Following on the same topic on another thread published at https://www.rpgpub.com/threads/od-d-fighters-and-number-of-attacks.4437/
In there, Moonglum said:
“I my opinion, the failure to adapt Chainmail's approach to increasing offensive output with increasing level was sort of disastrous for the balance of play in D&D, and much of what followed in further developments of the system were just repeated attempts to fix the problems created by that mistake. The basic issue is that fighters don't actually get much better at fighting as they go up in level; it just takes more for them to die. This is frustrating in general, feels stupid in comparison to the way magic using classes and even thieves advance, and leads to slow, boring fights. Can you imagine anything more boring, in actual play at the table, than two 10th level fighters having duel with no magic equipment and no house rules? It would take forever to resolve, nothing interesting would happen, and the end would be the anti-climactic moment when one of them finally scrapes zero HP.
Attempts to address these problems include making it almost obligatory to equip fighters with powerful magic items, creating sub-classes with cool powerzzz and functionally making them magic using, and layering on sub-systems of proficiencies and feats that kind of paper over their anemic offensive output. None of it really works. In an alternative universe, original D&D would have taken it as a core design concept that a fighter's offensive output scales sort of linearly with increasing level, and then found a way to let them use those increasing actions/output creatively enough that there are some fun things to do each turn.”
That is exactly the crux of my ideia. In the past I’ve come from playing and running D&D (Mentzer), and years running an AD&D campaign from 1st though 3rd edition, after having some prior contact and experience with DragonQuest, coupled with some pages from Chivalry & Sorcery. I remember reading D&D for the first time and thinking “Hit Dice” were the dice you used to hit your opponents. It took me some time to understand they were only meant to roll hit points. I believe the relation of HD to Fighting Capability was lost in translation. I found recently OD&D was that was just the thing I though the game was really missing. Also I think robertsconley is right about that making rules on top of the game text would make it even better: a blows system like Chivalry & Sorcery, a parry option for some blows, etc. But the thing is... as written (though not exactly as played, and for several reasons), the HD/FC system from Original D&D was a very sensible one and showed a lot of promise to explore. Alas, that was not the road taken.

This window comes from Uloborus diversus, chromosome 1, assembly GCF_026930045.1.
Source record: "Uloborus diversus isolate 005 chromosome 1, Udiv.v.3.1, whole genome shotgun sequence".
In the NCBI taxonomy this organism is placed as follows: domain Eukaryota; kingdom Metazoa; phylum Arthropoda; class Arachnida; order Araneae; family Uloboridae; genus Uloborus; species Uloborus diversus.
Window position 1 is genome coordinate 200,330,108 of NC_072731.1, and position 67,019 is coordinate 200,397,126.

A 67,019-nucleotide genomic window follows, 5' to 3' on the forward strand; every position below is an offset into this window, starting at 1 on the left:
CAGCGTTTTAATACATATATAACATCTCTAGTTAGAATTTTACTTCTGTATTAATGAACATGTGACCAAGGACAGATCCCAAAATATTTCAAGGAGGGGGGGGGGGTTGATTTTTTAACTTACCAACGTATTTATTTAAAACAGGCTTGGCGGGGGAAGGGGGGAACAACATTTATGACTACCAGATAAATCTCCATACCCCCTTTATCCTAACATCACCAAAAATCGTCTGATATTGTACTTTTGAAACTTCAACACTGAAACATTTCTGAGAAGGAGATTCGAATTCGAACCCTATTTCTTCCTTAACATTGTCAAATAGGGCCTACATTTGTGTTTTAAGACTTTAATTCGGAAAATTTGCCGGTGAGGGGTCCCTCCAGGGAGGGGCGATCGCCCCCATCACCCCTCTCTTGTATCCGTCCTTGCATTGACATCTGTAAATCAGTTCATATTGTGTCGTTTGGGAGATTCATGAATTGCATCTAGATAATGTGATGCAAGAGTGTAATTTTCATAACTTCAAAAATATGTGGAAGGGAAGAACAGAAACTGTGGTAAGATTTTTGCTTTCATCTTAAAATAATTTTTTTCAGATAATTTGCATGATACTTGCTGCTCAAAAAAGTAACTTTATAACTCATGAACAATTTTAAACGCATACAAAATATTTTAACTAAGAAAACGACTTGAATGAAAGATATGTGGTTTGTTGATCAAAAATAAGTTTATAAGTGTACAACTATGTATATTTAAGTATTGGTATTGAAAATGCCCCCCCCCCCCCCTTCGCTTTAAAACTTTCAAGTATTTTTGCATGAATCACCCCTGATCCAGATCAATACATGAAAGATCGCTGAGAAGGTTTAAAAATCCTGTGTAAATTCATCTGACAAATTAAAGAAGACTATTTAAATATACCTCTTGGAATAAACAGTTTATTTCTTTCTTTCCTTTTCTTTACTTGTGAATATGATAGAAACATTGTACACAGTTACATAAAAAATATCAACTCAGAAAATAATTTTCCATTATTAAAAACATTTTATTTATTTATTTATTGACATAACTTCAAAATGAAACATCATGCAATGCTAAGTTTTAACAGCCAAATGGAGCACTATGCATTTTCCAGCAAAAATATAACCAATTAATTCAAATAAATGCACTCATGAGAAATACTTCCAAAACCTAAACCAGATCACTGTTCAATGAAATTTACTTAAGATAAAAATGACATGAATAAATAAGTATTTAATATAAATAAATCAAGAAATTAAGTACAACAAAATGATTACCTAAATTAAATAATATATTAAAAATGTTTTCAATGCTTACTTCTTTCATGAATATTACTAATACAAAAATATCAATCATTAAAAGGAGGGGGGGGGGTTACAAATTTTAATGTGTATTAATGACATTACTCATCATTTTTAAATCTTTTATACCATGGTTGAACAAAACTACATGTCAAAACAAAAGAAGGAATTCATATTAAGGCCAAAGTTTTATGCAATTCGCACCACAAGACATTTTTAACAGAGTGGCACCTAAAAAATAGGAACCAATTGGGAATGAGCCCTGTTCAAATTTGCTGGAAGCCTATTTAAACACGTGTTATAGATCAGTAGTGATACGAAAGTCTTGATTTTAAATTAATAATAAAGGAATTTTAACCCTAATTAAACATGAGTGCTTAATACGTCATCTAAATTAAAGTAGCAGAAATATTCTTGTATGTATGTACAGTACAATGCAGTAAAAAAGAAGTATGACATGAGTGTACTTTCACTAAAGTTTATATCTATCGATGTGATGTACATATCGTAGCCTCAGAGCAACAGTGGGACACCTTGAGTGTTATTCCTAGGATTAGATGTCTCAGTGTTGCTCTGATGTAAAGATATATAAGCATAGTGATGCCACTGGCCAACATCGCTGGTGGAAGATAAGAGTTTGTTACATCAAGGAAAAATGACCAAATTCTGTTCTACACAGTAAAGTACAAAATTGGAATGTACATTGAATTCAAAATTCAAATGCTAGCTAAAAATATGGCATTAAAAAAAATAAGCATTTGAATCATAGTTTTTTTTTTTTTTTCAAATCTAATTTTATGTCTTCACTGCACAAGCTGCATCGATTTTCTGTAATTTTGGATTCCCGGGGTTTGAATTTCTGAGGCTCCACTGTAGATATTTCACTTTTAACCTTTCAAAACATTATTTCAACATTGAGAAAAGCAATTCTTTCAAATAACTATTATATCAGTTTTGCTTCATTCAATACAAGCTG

First of all, because of the ideia of interpreting “vs. normal man“ as written in Man&Magic, page 5 as being equal to “1 HD or less” is IMHO just wrong, conceptually and systematically, if you go by the books as written.
Contrarily to the most widespread belief, I believe OD&D, as written, does exactly the opposite thing, by closing the gap and bridging two of the main 3 Chainmail combat systems: “man-to-man” and the “fantasy supplement”. Man&Magic, page 5 gives you the way for enabling to bridge that gap, telling you by examples how to use a Troll in Man-to-man combat by way of OD&D (with its Hit Dice/ Fighting Capability concepts): The Troll attacks with as many attacks as it has HD. That is the general rule. Some cases, like the Cleric, show is that it is possible to have a stronger defensive progression (HD) than offensive (FC). Likewise some monsters and troop types/NPCs have different defensive/offensive ratios, which could be explained case by case. As robertsconley mentions, to invent solution for those cases it would not be hard for an audience that were used to making rulings on the basis of how it worked in life, fiction, or film, and specially by extrapolating how it worked in Chainmail, where the bridge between the “fantasy combat” and the “mass combat” scale was already present: see for instance the text where Lycanthropes attack as four heavy foot and defend as four armored foot, how elves could fight using the man-to-man and the fantasy combat tables, How Treants melee as six armored foot in combat , how Wights melee (attack) as light horse and defend as an heavy horse, as a Basilisk have a petrifying gaze, defendes as a Lyncathrope and otherwise did not attack, etc... By giving HD to the monsters what OD&D was doing was closing the gap between fantasy combat and man-to-man combat, enabling the translation (as 1 HD = 1 man).
This alone enables a clever group to fight every monster on the 3LLB using Man-to-man rules in OD&D. I think reverting to the fantasy supplement rules as separate from the man-to-man and making it the sole province of heroes is downplaying this innovation present in the text of both 3LLB and Chainmail, if you really want to be purist about those texts. Mostly, it seems a missed opportunity not to follow this line of reasoning. At the very least I think a faithful retroclone, like DD, should account for this interpretation as possible.